A pandemic, a collapsing economy, and even an uncertain election result: It doesn't matter what you throw at Big Tech, it just keeps soaring.
Amid the chaos of Wednesday morning, investors poured into tech stocks. As of 10:15 a.m. EST, Apple, Amazon and Microsoft were all up more than 4%; Alphabet was up more than 5%, and Facebook more than 7%. The tech-focused Nasdaq index was up almost 4%, significantly more than the S&P 500's 2.7% gain.
While many investors went into the election expecting a Blue Wave, overnight their expectation seems to have shifted toward a Biden presidency, a Republican Senate and a Democratic House. That gridlock would mean less chance of tax hikes and difficulty in passing aggressive tech regulation, an outcome that could benefit the tech industry.
A divided Congress would also be bad news for the prospect of fiscal stimulus, and could result in a slower economic recovery. While that's terrible news for Main Street and the many businesses that rely on the physical world, it could be good news for Big Tech — as tech's performance in the past nine months has demonstrated. As Invesco's Kristina Hooper put it, a lack of stimulus means a favoring of secular growth — and "tech has been the poster child of secular growth." With Big Tech increasingly seen as a safe haven, investors may be turning to it in the hopes that it will offer protection when times are bad.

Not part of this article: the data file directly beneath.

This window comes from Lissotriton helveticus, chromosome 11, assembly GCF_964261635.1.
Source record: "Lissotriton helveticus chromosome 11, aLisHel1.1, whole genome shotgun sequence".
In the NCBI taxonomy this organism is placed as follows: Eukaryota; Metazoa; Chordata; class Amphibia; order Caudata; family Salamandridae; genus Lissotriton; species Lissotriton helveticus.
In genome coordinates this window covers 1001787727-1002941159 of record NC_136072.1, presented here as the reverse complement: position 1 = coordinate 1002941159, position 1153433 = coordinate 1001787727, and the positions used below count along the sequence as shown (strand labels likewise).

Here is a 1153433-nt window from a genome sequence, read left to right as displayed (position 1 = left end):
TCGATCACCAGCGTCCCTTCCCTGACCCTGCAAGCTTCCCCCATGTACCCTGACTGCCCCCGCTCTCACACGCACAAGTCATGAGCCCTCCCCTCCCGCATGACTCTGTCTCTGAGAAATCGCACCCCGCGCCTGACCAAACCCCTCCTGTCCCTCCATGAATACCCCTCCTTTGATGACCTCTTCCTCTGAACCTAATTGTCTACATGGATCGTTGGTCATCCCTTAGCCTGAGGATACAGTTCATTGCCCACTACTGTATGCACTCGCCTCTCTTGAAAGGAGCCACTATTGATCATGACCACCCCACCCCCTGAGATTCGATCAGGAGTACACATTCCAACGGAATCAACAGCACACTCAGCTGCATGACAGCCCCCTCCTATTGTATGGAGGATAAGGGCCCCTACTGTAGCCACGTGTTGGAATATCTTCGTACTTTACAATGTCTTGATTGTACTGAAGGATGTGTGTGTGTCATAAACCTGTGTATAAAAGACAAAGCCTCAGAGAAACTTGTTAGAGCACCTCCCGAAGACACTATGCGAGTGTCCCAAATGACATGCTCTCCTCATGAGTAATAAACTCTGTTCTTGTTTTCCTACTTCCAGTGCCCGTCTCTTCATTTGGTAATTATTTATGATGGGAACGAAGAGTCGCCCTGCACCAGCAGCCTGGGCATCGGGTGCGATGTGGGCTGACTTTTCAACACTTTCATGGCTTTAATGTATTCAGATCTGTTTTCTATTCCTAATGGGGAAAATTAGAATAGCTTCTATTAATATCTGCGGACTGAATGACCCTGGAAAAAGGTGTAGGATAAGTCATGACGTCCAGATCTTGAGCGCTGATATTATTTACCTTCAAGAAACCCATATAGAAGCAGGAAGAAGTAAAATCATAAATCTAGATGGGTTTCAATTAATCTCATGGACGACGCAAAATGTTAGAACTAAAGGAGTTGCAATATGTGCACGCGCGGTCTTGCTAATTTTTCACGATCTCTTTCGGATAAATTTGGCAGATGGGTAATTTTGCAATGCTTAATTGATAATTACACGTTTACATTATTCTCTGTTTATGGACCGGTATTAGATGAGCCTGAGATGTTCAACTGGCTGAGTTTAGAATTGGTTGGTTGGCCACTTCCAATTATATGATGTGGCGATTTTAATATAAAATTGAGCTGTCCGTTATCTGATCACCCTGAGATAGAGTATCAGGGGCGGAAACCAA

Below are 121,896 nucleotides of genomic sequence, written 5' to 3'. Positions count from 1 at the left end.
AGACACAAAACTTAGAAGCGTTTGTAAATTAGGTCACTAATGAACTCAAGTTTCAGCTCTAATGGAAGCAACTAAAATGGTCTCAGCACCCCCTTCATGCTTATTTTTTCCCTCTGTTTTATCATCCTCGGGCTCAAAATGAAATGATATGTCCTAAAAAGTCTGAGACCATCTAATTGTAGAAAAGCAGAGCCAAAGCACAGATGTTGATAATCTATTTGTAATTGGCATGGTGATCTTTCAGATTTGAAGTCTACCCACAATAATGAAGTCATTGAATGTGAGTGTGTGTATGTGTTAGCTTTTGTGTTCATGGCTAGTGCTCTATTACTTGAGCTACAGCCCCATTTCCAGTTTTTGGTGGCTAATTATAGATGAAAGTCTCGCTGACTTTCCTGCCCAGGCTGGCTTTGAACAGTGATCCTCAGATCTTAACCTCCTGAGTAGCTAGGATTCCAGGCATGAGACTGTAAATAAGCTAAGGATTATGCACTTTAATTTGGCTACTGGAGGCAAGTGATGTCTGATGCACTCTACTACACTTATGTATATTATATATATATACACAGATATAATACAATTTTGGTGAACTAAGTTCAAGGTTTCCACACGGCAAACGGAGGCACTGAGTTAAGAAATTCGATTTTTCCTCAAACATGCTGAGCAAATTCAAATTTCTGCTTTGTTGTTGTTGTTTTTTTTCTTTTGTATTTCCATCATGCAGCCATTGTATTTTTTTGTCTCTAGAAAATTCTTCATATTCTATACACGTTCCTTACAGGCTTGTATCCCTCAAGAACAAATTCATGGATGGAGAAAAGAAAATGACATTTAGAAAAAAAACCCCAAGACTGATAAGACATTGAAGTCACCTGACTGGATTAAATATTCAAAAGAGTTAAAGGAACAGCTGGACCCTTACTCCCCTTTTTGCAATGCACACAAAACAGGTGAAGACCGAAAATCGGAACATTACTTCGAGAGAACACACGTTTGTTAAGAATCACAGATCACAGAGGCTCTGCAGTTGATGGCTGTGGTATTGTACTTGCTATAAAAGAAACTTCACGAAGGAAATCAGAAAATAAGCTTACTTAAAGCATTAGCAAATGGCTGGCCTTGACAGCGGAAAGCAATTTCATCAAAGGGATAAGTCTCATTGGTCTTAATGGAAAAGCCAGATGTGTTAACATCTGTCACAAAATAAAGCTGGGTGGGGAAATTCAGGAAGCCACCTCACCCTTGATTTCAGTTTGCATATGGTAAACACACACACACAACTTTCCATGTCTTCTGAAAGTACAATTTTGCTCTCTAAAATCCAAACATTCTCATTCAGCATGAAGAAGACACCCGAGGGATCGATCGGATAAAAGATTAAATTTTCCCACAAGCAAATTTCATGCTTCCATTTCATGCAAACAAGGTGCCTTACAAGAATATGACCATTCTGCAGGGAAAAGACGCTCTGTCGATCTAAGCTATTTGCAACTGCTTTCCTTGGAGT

Then there's interest rates. Less fiscal stimulus and a slower recovery means the Fed will likely maintain its low interest rate policy for a very long time. As Bloomberg's Lisa Abramowicz notes, tech stocks have proven themselves to be very sensitive to rates, so the expectation of lower rates in the future is good for their stocks today.
For two stocks, though, Wednesday's boost was much simpler to explain. After Prop 22 passed, Uber and Lyft stocks skyrocketed, with investors relieved that the companies can continue operating in California without providing costly benefits to their drivers. Based on their gains Wednesday, the $200+ million they spent campaigning for the measure was well worth it.